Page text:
Saturday, January 10, 2015

Social issues (No, this is not a political post...)

Chickie will be NINE in four days.


Nine!

That's one year short of double digits. I'm not sure how that's possible, since I certainly haven't gotten nine years older since she was born. 

(My gray hairs just called me a liar. Oops.)

Chickie went back to public school this year, after two years of homeschooling, and honestly it was hard for her to make friends at first. But everything changed (literally overnight, which was super weird and super cool) right before Thanksgiving. She started hanging out with two kids in her class, a girl and a boy. I've been at the school a couple of times lately, for lunch and for the winter party, and my mama heart has felt very happy seeing her happily hang out with these kids who clearly like her.

But kids aren't the only ones with "social issues." I've got my own insecurities. I remember feeling lonely as a kid, feeling like I didn't belong. I gradually gained confidence, and I have some great friends now. But I still sometimes feel socially insecure, and I easily project that onto my kids.

My heart has broken, watching Chickie struggle to make friends. She is learning to be more confident and to reach out to other kids, but it's a process--a process I have more trouble being patient with than she does! More than that, Chickie is not me. I've realized that she doesn't feel a need to have a friend in every situation. She may naturally be far more introverted than I am.

When Chickie told me she only wants to invite three kids to her birthday party, I was sad. If I only had three friends to invite to a birthday party, I'd feel like I'd somehow failed socially.

But that's not how Chickie sees it. She could make a longer list if she wanted to. But instead she wants to focus on the three friends she is closest to. She told me her room won't get as messy with only three friends at the house! She's okay with it--more than okay with it. Happy with it. I should be too.

One of our old pastors said that we're all like Legos...but we're all different sizes. If you're a big Lego, you have lots of pegs that need to connect with lots of other pieces--you naturally need many friends. If you're a small Lego, you only have a few pegs, and you only need and want a few friends. Chickie, at this point in her life, is a small Lego.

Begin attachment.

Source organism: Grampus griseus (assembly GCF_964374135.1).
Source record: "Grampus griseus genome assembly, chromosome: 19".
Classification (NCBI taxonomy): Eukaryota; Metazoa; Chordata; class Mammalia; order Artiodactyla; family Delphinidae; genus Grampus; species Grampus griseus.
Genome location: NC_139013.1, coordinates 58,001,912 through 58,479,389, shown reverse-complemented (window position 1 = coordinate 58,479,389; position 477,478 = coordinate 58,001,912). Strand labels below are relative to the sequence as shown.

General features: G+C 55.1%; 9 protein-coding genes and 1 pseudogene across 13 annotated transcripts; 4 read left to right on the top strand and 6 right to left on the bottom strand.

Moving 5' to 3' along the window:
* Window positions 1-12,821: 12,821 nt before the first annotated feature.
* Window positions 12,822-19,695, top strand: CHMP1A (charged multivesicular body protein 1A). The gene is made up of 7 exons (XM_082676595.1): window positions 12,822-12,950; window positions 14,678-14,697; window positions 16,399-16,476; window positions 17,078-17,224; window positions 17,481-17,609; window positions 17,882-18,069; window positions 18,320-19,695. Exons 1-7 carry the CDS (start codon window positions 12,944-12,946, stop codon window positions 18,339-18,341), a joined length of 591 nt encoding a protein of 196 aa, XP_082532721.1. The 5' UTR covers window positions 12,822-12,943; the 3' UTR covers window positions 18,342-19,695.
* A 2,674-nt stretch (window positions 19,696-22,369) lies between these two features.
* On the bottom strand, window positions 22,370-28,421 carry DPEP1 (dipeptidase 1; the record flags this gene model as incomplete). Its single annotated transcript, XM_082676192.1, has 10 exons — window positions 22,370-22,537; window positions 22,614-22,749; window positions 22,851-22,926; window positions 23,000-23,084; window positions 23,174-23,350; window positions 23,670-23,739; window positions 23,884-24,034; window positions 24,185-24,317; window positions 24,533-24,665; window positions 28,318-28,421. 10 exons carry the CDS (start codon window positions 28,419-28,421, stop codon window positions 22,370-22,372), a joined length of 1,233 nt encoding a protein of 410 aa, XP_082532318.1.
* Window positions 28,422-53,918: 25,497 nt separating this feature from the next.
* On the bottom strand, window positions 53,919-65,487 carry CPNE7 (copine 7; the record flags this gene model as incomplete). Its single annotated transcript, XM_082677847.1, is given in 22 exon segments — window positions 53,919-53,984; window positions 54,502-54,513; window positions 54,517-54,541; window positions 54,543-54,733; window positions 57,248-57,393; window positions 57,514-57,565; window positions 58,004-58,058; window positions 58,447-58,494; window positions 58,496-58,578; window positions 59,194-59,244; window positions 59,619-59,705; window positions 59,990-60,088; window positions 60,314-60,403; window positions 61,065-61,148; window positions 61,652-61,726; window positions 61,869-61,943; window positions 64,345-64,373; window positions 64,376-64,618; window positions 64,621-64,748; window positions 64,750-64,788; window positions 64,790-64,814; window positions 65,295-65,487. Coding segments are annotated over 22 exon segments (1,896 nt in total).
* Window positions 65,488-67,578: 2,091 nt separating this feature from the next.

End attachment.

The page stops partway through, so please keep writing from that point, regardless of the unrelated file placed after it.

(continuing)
I don't want my own "social issues" to get in the way of who she is. I'll celebrate her birthday with her, and I'll try to make that party very special for Chickie and her three friends. I'm glad she feels good about her small group of friends. Time for me to relax and feel good about it too!

Saturday, October 4, 2014

Vaccines, ice cream, Legos, and s.ex

You may be wondering about that errant period in the middle of "s.ex" in my title. I'm just trying to prevent Google from picking up my blog for inappropriate reasons! Now that that's cleared up...

I just watched this PBS Nova episode on vaccines. It was great! Chickie watched with me; she likes science. Zoodle watched most of it too, while he played with Legos.



There is a segment on HPV, which led to one of the kids asking what it means for a disease to be s.exually transmitted. For us, it led to a good, natural, age-appropriate conversation about s.ex.I haven't always handled s.ex conversations with my kids perfectly (I'm remembering one particularly horrid one right now), but my ideal is for s.ex to be something we talk about whenever it is natural. I don't want the conversations to be a huge deal, because I want them to feel comfortable talking to The Engineer and me as they get older.

The results of today's conversation? Chickie wishes babies were made by eating strange-flavored ice cream, and Zoodle didn't have any questions; he just wanted to show me what he was making with his Legos. When a s.ex conversation includes ice cream and Legos, I think the kids must have been pretty comfortable with it!

You can watch Nova: Vaccines: Calling the Shots by clicking here.

Saturday, September 27, 2014

Stupid ads (Warning: Rant ahead)

I'm sure I'm not the only one who has issues with the shallow, often demeaning, ads on websites. I frequently notice them on news websites. This one is from Salon.com.

I was reading an article there with great news about scholarships for women, and then I saw this stupidity on the sidebar. It's always extra-insulting to me to see such disrespect after reading something so positive.

Some people argue that when someone chooses to live in the public spotlight, they should accept this type of insult. But you know what? If I was a celebrity making $20 million a year, it would still HURT me for strangers judge me on my prowess in the bedroom or my hygiene habits; or to make my personal life inappropriately public.

Yes, I know these ads are not created by the news organization. But if several of the "big guns" in media would be more careful about which ads they allow, the ad companies would be more careful about which ads they produced.

P.S. They keep making these ads because people click on them. If you are tempted to click, remember that.